India studying China's offer to launch satellites

Ulhas Joglekar ulhasj at SPAMbom4.vsnl.net.in
Sat Nov 20 20:09:32 MST 1999



20 November 1999
India studying China's offer to launch satellites
By Prakash Nanda
The Times of India News Service
NEW DELHI: India has an open mind on the Chinese offer to launch India's
INSAT-3 satellites through its ``Long March'' rockets at a competitive
price. ``We can consider the Chinese offer, provided Beijing meets all our
requirements. We will be guided by the factors of reliability and
availability,'' S Rangarajan, director of the Satellite Communication
Programme, Indian Space Research Organisation (ISRO), told The Times of
India on Friday.
On Wednesday, Liu Zhixiong, a senior Chinese official who is participating
in the ongoing second ministerial conference on space applications in the
Asia-Pacific region here, had said his country could provide launching
service to the INSAT satellites at a price cheaper than Europe's
Arianespace.
Arianespace, which has so far put into orbit eight Indian communication
satellites, charges about $ 70 million per launch. It has been already
decided that Arainespace will launch the next two satellites - INSAT 3A and
INSAT 3B - in the next five years.
Any consideration of the Chinese offer, Rangarajan said, would be influenced
by China's track record in sending up satellites similar to the INSAT
series. ``After all, the cost of launching a satellite is almost double the
cost of its production. Therefore, we have to study their proven capability.
We simply cannot afford any launch failure.''
The second factor is the flexibility in making available launch time. ``We
will decide the time of launching and the country offering to launch our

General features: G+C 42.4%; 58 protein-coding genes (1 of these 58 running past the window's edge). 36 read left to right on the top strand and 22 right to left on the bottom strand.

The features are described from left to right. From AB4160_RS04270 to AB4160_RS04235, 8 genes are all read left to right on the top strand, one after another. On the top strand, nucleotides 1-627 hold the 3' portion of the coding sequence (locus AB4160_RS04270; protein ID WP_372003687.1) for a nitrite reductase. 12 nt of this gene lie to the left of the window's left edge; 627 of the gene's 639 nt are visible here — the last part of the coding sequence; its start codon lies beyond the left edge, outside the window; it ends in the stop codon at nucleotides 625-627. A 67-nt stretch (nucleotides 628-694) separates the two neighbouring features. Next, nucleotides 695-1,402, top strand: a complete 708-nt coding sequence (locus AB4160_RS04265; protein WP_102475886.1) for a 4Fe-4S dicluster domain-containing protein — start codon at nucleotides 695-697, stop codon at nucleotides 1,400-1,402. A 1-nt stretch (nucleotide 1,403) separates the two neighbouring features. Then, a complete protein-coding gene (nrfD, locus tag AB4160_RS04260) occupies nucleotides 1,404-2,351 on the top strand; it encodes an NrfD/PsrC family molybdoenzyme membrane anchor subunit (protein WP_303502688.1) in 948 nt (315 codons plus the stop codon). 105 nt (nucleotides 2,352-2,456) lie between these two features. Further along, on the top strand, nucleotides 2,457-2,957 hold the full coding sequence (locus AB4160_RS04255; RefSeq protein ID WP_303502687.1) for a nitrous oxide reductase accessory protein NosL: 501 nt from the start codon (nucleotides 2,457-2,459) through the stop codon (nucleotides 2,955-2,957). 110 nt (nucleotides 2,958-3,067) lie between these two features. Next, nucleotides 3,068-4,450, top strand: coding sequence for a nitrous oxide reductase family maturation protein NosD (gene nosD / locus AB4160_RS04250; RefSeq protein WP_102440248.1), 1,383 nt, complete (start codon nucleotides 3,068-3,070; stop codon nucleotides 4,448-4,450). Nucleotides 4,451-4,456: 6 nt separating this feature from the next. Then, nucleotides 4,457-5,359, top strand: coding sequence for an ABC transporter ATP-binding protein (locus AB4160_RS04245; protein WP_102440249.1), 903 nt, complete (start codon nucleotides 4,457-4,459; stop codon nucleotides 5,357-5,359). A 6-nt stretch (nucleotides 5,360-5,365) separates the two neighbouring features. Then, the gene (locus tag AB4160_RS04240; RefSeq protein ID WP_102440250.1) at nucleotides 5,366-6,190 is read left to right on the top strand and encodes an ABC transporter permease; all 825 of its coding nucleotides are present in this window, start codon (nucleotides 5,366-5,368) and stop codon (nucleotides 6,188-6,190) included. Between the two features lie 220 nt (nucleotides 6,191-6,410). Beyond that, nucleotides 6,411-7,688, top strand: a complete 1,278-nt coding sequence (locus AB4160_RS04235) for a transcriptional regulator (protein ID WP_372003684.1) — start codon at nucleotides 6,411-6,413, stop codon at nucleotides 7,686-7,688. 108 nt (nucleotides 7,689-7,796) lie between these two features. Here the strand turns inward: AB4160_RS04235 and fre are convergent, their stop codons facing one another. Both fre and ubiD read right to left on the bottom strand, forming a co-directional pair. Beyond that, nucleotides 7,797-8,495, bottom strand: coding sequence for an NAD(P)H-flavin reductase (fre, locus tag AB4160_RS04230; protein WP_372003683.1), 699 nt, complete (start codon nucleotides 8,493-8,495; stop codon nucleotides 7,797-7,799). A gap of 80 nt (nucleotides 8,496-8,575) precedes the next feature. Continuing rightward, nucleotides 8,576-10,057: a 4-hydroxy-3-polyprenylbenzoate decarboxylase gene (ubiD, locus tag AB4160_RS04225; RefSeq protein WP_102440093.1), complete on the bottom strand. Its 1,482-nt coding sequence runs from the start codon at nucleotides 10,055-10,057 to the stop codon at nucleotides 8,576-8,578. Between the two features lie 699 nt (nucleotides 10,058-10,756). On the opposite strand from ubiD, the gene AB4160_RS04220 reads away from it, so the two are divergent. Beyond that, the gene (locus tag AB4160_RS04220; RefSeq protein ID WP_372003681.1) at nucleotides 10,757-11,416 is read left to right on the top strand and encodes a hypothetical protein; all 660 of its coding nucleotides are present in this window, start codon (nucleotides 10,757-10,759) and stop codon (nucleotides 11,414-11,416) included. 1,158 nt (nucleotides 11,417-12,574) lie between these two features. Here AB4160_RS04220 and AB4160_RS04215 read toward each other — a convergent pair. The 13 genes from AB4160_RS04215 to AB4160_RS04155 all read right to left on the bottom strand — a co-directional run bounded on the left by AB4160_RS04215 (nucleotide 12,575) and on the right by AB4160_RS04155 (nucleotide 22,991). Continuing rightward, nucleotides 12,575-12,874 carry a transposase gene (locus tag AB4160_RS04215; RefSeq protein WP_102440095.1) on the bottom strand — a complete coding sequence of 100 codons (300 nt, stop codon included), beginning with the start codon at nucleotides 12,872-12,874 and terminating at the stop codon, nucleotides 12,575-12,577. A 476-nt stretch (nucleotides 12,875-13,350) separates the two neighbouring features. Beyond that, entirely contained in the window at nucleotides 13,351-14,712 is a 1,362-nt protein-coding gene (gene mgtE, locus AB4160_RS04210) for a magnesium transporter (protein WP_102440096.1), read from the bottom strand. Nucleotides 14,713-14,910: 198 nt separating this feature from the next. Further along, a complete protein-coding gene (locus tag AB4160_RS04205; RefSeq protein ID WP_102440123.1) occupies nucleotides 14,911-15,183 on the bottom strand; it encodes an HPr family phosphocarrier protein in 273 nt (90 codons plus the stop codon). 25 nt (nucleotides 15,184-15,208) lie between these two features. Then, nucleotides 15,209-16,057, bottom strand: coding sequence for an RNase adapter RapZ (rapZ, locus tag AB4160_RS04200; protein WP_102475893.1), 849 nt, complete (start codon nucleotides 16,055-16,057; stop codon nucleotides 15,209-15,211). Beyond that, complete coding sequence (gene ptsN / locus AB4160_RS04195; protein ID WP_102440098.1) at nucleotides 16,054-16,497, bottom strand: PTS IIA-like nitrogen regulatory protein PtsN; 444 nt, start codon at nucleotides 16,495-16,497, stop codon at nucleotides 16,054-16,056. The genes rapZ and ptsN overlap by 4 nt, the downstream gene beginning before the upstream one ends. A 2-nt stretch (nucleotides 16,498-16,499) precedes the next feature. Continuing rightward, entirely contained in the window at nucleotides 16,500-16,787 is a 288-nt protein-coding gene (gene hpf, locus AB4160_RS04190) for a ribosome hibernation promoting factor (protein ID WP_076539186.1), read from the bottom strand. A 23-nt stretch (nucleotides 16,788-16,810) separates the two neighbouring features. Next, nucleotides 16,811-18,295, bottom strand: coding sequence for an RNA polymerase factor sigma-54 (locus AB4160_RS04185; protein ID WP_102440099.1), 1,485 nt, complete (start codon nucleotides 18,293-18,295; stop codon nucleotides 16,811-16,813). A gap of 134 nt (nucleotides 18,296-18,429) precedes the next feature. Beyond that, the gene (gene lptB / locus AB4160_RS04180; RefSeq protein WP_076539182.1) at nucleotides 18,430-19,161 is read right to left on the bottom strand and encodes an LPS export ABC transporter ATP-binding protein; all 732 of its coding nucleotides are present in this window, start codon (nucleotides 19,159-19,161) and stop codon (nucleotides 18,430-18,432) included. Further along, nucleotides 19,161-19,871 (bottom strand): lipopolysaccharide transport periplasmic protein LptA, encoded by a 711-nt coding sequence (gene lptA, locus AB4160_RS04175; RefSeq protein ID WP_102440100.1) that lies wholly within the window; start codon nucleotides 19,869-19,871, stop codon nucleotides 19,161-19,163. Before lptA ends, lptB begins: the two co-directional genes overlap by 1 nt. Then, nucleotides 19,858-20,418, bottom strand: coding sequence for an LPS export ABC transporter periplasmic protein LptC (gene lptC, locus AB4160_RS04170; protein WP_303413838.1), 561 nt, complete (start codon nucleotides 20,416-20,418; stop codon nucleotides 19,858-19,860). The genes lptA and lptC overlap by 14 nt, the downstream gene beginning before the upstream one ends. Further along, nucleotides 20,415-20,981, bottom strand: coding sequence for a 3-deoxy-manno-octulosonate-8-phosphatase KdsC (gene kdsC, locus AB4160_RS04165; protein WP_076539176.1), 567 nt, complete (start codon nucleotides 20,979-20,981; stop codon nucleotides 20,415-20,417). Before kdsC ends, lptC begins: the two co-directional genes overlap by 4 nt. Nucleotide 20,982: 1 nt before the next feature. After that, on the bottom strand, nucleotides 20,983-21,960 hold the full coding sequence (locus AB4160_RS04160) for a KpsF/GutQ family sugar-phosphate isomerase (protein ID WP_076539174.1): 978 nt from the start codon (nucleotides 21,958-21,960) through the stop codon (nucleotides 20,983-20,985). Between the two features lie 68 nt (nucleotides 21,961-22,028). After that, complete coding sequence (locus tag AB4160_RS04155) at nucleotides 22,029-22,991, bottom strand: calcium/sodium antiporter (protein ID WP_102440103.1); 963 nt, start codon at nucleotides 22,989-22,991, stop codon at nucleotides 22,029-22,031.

satellites has to agree to that. If the country making the offer gives a
long waiting time, it will not be to our benefit because late launching
means late commercialisation of our satellite programmes. That would mean we
will be losing money,'' Rangarajan said.
Indian space capabilities are available commercially to international
companies through Antrix Corporation of the department of space: Indian
Remote Sensing (IRS) satellite data are taken by the US, Dubai, Japan,
Germany and the Republic of Korea, and transponders on INSAT-2E are leased
to INTELSAT.
In fact, if India develops a Geosynchronous Satellite Launch Vehicle (GSLV)
for launching 2,500-kg satellites, the dependence on others for launching
INSAT satellites will be lessened. The first GSLV test flight is planned in
mid-2000. As of now, India has developed and commissioned Polar Satellite
Launch Vehicle(PSLV) for launching 1,200-kg IRS satellites.
There is yet another factor that will have to be considered in deciding on
the Chinese offer: Indian scientists will need to familiarise themselves
with the Chinese launching pads. According to ISRO sources, Indian
scientists are more comfortable with Arianespace because of the long
association with its launch base in French Guinea.

For reprint rights: Times Syndication Service
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